AUSTIN (KXAN) —President Donald Trump’s decision to nominate judge Amy Coney Barrett to the Supreme Court may have knock-on effects in the future, according to a University of Texas expert.
Republicans have backed the president’s decision, which is set to spark attempts by the Republican-led Senate to confirm Coney Barrett before Election Day, Nov. 3.
While the present appears uncertain, the timings of the nomination and possible confirmation sets a precedent that may have consequences in the future.
That’s according to UT history professor Dr. Jeremi Suri, who suggested it could even backfire on Republicans at a later date.
“They (Republicans) have to be careful about the precedent that they create,” Dr. Suri said.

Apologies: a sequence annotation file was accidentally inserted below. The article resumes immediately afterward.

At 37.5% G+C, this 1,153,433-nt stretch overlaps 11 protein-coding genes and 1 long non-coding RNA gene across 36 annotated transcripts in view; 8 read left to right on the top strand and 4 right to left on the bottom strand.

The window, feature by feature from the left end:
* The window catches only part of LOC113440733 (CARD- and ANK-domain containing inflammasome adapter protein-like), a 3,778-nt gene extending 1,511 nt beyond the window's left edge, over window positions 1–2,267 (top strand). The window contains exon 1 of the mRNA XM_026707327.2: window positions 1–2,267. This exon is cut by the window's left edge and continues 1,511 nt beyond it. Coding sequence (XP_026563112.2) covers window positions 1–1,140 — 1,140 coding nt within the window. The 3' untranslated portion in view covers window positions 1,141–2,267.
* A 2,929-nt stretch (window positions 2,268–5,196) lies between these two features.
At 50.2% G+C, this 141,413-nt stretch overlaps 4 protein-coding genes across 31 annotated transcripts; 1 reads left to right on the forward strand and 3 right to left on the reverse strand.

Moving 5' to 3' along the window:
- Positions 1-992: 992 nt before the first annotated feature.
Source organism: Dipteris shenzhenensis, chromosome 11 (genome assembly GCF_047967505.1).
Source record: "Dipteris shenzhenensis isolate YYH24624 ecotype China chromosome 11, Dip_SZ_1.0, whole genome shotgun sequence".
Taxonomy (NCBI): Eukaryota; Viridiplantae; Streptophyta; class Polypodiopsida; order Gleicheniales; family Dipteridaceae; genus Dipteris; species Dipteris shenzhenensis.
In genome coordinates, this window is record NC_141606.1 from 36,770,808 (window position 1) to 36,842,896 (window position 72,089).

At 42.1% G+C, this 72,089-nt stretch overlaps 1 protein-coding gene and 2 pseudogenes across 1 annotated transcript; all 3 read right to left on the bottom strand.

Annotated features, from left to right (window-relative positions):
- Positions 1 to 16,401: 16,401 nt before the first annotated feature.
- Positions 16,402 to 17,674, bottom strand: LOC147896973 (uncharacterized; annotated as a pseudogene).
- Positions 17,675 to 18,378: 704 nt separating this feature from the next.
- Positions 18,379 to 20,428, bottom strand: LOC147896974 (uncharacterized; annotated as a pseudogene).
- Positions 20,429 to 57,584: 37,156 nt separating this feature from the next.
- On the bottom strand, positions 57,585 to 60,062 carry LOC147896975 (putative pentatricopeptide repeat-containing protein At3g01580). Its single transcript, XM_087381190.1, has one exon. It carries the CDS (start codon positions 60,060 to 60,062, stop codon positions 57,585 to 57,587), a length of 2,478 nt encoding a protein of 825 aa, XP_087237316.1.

“One of the things Democrats have argued is that if this is pushed through in this unorthodox way, if the Democrats get control of the Senate, they have the right under the constitution to expand the size of the Supreme Court.”
“I don’t think the Republicans want to see that happen, so they have to be careful how they manage this process.”
If confirmed to replace liberal icon Ruth Bader Ginsburg, who died at age 87 on Sept. 18, Barrett would become the fifth woman ever to serve on the top U.S. judicial body and push its conservative majority to a commanding 6-3.